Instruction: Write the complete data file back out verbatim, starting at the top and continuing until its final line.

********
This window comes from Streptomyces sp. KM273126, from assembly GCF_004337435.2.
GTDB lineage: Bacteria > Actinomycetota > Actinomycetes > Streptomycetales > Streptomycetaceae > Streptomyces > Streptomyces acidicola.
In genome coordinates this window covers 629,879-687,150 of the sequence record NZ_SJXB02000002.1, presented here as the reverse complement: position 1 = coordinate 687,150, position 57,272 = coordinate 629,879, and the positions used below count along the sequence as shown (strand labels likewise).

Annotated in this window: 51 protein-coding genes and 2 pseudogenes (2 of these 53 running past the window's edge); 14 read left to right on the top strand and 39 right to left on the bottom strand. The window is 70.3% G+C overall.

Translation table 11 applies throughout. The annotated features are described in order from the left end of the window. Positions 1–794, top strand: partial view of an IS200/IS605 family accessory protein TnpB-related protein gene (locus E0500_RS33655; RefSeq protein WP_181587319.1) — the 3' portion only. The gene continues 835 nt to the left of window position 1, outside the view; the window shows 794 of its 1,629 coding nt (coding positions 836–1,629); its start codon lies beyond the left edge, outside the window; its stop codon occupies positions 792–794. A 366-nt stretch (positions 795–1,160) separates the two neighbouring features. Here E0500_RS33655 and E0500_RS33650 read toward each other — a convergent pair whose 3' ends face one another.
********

This window comes from Streptomyces sp. KM273126, from assembly GCF_004337435.2.
GTDB lineage: Bacteria > Actinomycetota > Actinomycetes > Streptomycetales > Streptomycetaceae > Streptomyces > Streptomyces acidicola.
In genome coordinates this window covers 629,879-687,150 of the sequence record NZ_SJXB02000002.1, presented here as the reverse complement: position 1 = coordinate 687,150, position 57,272 = coordinate 629,879, and the positions used below count along the sequence as shown (strand labels likewise).

Annotated in this window: 51 protein-coding genes and 2 pseudogenes (2 of these 53 running past the window's edge); 14 read left to right on the top strand and 39 right to left on the bottom strand. The window is 70.3% G+C overall.

Translation table 11 applies throughout. The annotated features are described in order from the left end of the window. Positions 1–794, top strand: partial view of an IS200/IS605 family accessory protein TnpB-related protein gene (locus E0500_RS33655; RefSeq protein WP_181587319.1) — the 3' portion only. The gene continues 835 nt to the left of window position 1, outside the view; the window shows 794 of its 1,629 coding nt (coding positions 836–1,629); its start codon lies beyond the left edge, outside the window; its stop codon occupies positions 792–794. A 366-nt stretch (positions 795–1,160) separates the two neighbouring features. Here E0500_RS33655 and E0500_RS33650 read toward each other — a convergent pair whose 3' ends face one another.